Dublin - A senior International Monetary Fund (IMF) official has blamed infighting in Europe over how to deal with Greece's debt crisis for heaping even more pressure on Ireland.
Ajai Chopra, the head of the IMF's mission to Ireland, described Europe's response to its debt crisis as "insufficient."
Disagreement over a second rescue program for Greece have reignited concerns over other countries' finances, including those of Ireland.
"What we need, and what is lacking so far, is a European solution to a European problem," Chopra said at a news conference in Dublin on Thursday.
Chopra was speaking as the three institutions overseeing Ireland's bailout gave a broadly-positive assessment of the country's implementation of the reforms, budget cuts and tax rises promised in return for €67.5bn in rescue loans last year.
"The teams' assessment is that the program remains on track and is well financed," the IMF, the European Commission and the European Central Bank said in a statement. The three institutions recommended that Ireland should get the next €4bn installment of its bailout, as well as an additional €500m in bilateral loans from the UK.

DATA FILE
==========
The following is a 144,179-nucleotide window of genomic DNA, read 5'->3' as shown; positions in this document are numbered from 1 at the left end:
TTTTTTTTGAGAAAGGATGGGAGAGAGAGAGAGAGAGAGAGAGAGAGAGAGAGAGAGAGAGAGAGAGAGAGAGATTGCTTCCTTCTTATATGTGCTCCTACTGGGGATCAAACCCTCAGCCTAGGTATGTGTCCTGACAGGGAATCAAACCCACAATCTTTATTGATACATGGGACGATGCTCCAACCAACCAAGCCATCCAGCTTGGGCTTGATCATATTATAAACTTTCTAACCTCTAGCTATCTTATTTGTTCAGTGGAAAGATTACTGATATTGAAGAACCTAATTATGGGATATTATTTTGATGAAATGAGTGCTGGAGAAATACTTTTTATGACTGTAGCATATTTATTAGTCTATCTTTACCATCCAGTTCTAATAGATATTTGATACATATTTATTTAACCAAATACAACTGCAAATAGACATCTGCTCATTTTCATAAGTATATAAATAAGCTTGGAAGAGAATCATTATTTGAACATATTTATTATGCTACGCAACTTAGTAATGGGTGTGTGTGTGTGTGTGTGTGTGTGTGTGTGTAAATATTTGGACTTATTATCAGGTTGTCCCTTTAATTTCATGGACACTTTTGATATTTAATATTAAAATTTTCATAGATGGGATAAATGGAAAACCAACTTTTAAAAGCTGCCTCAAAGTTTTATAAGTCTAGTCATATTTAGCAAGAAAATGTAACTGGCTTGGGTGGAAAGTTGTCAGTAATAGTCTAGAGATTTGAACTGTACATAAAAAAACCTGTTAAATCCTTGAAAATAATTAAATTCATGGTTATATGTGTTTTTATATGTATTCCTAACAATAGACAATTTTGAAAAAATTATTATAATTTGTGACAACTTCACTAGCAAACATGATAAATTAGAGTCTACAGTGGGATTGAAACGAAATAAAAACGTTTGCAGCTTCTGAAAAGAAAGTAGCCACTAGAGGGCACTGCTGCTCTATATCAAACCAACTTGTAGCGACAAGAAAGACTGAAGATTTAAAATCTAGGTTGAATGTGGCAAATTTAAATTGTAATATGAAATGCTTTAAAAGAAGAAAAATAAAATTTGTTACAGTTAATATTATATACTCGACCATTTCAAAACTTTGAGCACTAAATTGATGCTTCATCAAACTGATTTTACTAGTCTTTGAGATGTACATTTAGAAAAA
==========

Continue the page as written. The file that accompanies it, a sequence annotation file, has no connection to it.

However, the positive assessment from the so-called troika, which was expected, may not have much of an impact on investor confidence in Ireland's ability to repay its massive debts.
Rating agency Moody's earlier this week cut the country's rating to junk, despite acknowledging that the government in Dublin had stuck to the targets set out in its bailout program.
Ireland has been hit hard by waning confidence in the eurozone's ability to overcome the debt crisis, which has rocked the continent for the past year and a half. Moody's said current market rates make it unlikely that Ireland will be able to raise money again when its bailout runs out at the end of 2013 and that any new rescue loans would likely see banks and other private investors take a hit.
Chopra also said Ireland's downgrade was prompted more by developments outside the country than by the implementation of its bailout program.
The eurozone has been pushing Greece's private creditors to voluntarily contribute to a second rescue package for the country - a move that rating agencies would likely consider a partial default by Greece on its debts.
The debate on private sector involvement has shaken markets in recent weeks, especially since governments have withdrawn their previous commitment to avoid a default.
"We need to come to closure on this debate on private sector involvement," Chopra urged.